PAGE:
Ways to stop your dog from barking excessively

Posted by Argos, 15 January 2019, last updated 30 June 2023.

Dogs are sociable and clever creatures. They bark for a huge number of reasons as they try to communicate with their human families. But, sometimes, excessive barking can be stressful for all parties.

If your dog barking all the time is causing problems for yourself, your neighbours and even other dogs, there are plenty of things you can try to curb the problem. Here are our top tips on how to stop your dog from barking:

1. Work out why your dog is barking

Firstly, you need to establish why your dog is barking so much. It’s important to observe and monitor your dog’s behaviour to help pinpoint what is triggering the barking. Is your dog barking at night? Are they barking at your neighbours or visitors? Or is your dog barking at nothing in particular but at certain times of the day or night? Once you have understood why your dog is barking so much, you will have a much better chance at solving the problem and even distinguishing what type of bark it is. For example, “alarm barking”, is where your dog is trying to tell you something (“there’s someone at the door mum”), whereas other barks may mean excitement, frustration, boredom or separation anxiety from being left alone. You can find out how to tell if your dog is stressed here in our guide.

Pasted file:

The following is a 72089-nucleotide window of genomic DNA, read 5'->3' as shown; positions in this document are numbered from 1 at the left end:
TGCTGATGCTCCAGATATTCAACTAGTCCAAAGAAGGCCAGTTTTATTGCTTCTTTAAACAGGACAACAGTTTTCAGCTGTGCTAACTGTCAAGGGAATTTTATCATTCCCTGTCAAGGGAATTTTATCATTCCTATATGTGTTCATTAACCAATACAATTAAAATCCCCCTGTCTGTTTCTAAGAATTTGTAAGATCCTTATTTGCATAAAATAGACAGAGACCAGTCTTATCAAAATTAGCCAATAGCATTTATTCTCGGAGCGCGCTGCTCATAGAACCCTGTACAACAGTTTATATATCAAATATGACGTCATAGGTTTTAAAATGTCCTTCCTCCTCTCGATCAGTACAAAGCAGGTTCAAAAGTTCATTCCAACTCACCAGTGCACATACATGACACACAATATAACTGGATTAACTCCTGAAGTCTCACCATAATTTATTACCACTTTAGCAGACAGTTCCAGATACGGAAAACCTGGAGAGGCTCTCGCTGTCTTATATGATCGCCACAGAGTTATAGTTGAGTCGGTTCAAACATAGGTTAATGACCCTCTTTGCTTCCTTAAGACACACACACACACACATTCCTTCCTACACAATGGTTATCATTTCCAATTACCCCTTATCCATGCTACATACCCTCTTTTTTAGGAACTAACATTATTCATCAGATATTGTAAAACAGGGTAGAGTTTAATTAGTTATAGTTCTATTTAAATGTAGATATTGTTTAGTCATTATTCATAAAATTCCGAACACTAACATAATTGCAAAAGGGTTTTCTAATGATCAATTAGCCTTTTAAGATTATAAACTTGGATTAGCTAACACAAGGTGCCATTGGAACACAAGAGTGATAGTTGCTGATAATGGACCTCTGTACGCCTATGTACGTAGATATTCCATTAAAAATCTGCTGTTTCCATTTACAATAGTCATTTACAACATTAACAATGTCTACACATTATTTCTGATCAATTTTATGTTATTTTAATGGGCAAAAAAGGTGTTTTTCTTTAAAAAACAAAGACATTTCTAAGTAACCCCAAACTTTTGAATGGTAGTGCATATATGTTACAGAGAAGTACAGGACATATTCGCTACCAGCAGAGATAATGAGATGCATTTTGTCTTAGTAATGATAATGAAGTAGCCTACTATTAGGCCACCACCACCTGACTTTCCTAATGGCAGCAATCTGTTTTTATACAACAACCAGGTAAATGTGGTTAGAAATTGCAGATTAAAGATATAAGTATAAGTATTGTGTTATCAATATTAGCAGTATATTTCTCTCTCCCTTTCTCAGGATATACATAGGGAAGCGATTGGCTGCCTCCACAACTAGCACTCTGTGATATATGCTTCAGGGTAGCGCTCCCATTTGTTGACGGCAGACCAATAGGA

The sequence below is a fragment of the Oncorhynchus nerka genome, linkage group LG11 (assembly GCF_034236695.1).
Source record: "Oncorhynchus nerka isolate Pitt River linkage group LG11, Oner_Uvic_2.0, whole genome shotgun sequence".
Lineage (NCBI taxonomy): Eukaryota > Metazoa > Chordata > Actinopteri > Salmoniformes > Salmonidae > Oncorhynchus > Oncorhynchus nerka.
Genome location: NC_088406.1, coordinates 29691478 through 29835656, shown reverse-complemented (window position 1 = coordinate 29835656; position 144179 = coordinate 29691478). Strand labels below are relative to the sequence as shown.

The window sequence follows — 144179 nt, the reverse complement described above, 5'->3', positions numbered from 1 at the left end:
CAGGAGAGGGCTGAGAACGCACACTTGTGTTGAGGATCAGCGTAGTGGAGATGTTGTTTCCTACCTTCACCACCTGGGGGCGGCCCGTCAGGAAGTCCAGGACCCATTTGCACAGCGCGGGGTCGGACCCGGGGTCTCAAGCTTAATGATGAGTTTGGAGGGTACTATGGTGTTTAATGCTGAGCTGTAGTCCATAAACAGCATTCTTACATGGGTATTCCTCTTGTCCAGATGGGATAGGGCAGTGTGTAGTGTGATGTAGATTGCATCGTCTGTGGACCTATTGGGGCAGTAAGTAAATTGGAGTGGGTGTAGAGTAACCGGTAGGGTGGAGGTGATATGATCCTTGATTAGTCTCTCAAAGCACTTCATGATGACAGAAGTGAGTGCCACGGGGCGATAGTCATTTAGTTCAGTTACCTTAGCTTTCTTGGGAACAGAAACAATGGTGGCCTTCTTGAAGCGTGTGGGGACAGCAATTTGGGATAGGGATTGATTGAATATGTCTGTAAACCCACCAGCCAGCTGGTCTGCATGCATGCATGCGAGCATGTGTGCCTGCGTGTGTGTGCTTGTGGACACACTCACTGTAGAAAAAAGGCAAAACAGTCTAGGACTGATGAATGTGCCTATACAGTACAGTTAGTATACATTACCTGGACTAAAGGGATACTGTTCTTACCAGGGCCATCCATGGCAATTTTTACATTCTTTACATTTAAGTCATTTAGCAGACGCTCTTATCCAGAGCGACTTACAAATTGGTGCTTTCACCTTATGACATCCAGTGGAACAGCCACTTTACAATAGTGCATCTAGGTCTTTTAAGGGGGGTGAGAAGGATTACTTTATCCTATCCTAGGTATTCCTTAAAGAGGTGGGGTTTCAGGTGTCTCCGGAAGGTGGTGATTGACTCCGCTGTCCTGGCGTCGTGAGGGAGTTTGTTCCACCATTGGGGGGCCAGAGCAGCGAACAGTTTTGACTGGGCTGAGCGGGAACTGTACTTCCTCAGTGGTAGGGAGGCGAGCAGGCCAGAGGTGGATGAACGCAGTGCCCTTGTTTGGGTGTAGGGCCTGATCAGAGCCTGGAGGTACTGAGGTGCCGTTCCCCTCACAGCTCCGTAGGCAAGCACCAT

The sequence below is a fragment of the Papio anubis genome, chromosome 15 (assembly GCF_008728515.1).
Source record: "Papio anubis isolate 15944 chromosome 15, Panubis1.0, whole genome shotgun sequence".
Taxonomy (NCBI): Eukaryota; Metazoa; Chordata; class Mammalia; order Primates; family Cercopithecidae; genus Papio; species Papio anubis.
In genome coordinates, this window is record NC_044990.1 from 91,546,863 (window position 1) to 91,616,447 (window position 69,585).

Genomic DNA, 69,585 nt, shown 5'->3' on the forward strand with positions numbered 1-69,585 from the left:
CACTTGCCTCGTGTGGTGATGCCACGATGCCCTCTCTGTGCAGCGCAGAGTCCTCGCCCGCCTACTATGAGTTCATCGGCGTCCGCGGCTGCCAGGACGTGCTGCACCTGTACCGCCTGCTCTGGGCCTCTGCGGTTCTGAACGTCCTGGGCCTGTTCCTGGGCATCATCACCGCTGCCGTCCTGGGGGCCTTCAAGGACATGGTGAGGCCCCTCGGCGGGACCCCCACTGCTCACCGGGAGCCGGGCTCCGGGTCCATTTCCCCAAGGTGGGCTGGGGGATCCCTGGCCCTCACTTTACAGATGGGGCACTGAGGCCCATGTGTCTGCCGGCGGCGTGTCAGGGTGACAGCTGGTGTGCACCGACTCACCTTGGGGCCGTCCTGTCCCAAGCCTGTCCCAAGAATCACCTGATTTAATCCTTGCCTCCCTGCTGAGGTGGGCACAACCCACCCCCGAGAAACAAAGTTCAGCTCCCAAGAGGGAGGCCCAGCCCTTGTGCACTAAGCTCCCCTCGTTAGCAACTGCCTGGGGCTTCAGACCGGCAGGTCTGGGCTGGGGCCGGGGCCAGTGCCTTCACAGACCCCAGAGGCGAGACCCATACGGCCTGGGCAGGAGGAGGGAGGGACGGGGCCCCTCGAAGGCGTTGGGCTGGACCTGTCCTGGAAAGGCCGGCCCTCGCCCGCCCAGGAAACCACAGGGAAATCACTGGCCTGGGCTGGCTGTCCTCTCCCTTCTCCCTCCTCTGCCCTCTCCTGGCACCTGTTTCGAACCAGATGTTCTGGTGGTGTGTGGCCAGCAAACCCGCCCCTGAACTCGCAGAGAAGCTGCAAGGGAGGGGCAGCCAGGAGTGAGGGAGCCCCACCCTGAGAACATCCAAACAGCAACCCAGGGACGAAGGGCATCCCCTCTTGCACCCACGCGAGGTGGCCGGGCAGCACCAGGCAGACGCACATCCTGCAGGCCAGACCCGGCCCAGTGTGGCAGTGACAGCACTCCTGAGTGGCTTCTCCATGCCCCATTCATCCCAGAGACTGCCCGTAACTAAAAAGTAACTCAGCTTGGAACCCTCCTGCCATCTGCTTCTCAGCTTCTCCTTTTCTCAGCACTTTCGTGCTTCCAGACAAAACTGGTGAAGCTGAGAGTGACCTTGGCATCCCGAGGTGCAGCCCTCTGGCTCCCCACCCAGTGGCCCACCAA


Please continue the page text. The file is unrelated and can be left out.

2. Training your dog to stop barking

So, you may be wondering how to train your dog to stop barking? There are many gentle training techniques which can work wonders for excessive barking. The “speak and shush” technique is one of the most popular methods owners try. This method involves teaching your dog to “speak” first, by creating reasons or prompts for your dog to bark and then rewarding this behaviour. When this part has been established, you can teach your dog to “shush” by offering treats to stop your dog from barking and further praising this behaviour too. The overall idea is that after the training is complete, your dog will understand the “shush” command and stop barking when commanded.